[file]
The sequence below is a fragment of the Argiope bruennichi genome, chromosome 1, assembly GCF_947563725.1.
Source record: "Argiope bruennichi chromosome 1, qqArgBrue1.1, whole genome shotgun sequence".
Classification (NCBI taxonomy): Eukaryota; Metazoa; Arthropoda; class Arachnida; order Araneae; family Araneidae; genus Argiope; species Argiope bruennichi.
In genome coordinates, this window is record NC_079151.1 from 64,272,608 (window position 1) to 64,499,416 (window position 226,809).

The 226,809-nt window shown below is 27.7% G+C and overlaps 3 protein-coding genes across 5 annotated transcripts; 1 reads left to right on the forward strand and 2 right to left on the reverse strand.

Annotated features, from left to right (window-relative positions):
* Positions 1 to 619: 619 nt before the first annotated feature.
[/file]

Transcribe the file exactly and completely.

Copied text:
The sequence below is a fragment of the Argiope bruennichi genome, chromosome 1, assembly GCF_947563725.1.
Source record: "Argiope bruennichi chromosome 1, qqArgBrue1.1, whole genome shotgun sequence".
Classification (NCBI taxonomy): Eukaryota; Metazoa; Arthropoda; class Arachnida; order Araneae; family Araneidae; genus Argiope; species Argiope bruennichi.
In genome coordinates, this window is record NC_079151.1 from 64,272,608 (window position 1) to 64,499,416 (window position 226,809).

The 226,809-nt window shown below is 27.7% G+C and overlaps 3 protein-coding genes across 5 annotated transcripts; 1 reads left to right on the forward strand and 2 right to left on the reverse strand.

Annotated features, from left to right (window-relative positions):
* Positions 1 to 619: 619 nt before the first annotated feature.